1993 年 18 巻 1 号 p. 19-32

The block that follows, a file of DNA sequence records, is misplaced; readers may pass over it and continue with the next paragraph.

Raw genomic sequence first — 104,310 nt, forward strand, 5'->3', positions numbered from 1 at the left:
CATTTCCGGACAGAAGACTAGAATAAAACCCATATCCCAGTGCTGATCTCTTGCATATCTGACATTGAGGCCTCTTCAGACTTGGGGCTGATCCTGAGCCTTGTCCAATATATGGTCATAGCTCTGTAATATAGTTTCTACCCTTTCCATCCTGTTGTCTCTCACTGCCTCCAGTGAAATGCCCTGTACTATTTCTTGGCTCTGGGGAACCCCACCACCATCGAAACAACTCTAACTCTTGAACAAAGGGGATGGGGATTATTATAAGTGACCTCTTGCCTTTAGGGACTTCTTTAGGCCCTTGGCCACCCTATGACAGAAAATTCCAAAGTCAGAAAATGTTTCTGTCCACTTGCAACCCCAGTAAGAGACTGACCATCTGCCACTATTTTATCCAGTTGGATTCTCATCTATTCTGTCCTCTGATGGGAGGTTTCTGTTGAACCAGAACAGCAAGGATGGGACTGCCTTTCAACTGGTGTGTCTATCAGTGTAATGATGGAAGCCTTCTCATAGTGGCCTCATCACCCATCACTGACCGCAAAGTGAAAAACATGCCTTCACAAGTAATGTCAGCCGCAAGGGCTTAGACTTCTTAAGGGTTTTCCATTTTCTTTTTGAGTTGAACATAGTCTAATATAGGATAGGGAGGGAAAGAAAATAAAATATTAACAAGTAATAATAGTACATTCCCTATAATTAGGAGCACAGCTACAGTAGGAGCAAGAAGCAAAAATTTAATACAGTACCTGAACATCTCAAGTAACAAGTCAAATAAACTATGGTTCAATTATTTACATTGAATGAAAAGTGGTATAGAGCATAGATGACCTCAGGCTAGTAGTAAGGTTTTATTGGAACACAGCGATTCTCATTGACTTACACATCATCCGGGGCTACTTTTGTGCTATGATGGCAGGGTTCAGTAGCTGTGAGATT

Field observations of gliding and quadrupedal locomotion in the Japanese giant flying squirrel Petaurista leucogenys were made at five shrine groves with different topographies, tree densities and canopy heights. The main mode of locomotion was gliding, although arboreal quadrupedal locomotion was preferred to gliding flight in forests with a canopy height of less than 10 m, presumably because gliding was not energetically advantageous. The mean horizontal length of glides varied from 17.1-33.1 m among the study areas. Short glides of less than 10 m were infrequent. The longest glide recorded was of 115 m, but such long distance glides were rare and normally limited to circumstances where no intervening trees were available. Even when long distance glides were topographically possible, the animals tended to repeat glides of less than 50 m. Squirrels were found capable of gliding at a glide ratio (horizontal distance/vertical drop) of 3.5, but such extremes were not normal. More typically, glide ratios were found to be within the range of 1-3. Both glide ratio and speed tended to increase in longer glides, and horizontal gliding speeds ranged from 7.0-13.3 m/sec. The reasons why glides rarely approach the maximum capacity are discussed in relation to 1) wind velocity, 2) small home ranges, and 3) necessity of buffering landing impacts.